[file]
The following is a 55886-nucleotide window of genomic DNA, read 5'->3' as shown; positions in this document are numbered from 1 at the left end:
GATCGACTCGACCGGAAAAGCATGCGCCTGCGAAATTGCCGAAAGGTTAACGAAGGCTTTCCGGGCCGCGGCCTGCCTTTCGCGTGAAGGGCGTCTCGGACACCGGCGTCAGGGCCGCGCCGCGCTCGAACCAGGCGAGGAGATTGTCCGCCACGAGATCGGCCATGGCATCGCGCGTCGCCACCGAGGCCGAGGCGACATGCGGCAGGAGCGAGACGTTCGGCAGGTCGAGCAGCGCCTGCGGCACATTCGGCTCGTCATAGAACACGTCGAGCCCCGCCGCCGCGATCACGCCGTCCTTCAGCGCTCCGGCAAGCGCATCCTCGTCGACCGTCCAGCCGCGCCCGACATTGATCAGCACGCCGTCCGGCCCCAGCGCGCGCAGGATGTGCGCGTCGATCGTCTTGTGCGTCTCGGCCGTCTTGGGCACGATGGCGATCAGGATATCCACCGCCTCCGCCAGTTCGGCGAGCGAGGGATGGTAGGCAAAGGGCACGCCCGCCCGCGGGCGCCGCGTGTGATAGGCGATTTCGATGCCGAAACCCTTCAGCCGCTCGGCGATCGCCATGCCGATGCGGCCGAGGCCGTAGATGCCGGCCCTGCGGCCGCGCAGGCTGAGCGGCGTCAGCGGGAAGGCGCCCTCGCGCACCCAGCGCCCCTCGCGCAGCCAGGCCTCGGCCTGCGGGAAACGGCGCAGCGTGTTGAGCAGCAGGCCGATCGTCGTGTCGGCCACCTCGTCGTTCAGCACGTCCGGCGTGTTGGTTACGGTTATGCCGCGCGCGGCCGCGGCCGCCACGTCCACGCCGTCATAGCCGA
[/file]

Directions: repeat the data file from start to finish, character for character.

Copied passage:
The following is a 55886-nucleotide window of genomic DNA, read 5'->3' as shown; positions in this document are numbered from 1 at the left end:
GATCGACTCGACCGGAAAAGCATGCGCCTGCGAAATTGCCGAAAGGTTAACGAAGGCTTTCCGGGCCGCGGCCTGCCTTTCGCGTGAAGGGCGTCTCGGACACCGGCGTCAGGGCCGCGCCGCGCTCGAACCAGGCGAGGAGATTGTCCGCCACGAGATCGGCCATGGCATCGCGCGTCGCCACCGAGGCCGAGGCGACATGCGGCAGGAGCGAGACGTTCGGCAGGTCGAGCAGCGCCTGCGGCACATTCGGCTCGTCATAGAACACGTCGAGCCCCGCCGCCGCGATCACGCCGTCCTTCAGCGCTCCGGCAAGCGCATCCTCGTCGACCGTCCAGCCGCGCCCGACATTGATCAGCACGCCGTCCGGCCCCAGCGCGCGCAGGATGTGCGCGTCGATCGTCTTGTGCGTCTCGGCCGTCTTGGGCACGATGGCGATCAGGATATCCACCGCCTCCGCCAGTTCGGCGAGCGAGGGATGGTAGGCAAAGGGCACGCCCGCCCGCGGGCGCCGCGTGTGATAGGCGATTTCGATGCCGAAACCCTTCAGCCGCTCGGCGATCGCCATGCCGATGCGGCCGAGGCCGTAGATGCCGGCCCTGCGGCCGCGCAGGCTGAGCGGCGTCAGCGGGAAGGCGCCCTCGCGCACCCAGCGCCCCTCGCGCAGCCAGGCCTCGGCCTGCGGGAAACGGCGCAGCGTGTTGAGCAGCAGGCCGATCGTCGTGTCGGCCACCTCGTCGTTCAGCACGTCCGGCGTGTTGGTTACGGTTATGCCGCGCGCGGCCGCGGCCGCCACGTCCACGCCGTCATAGCCGA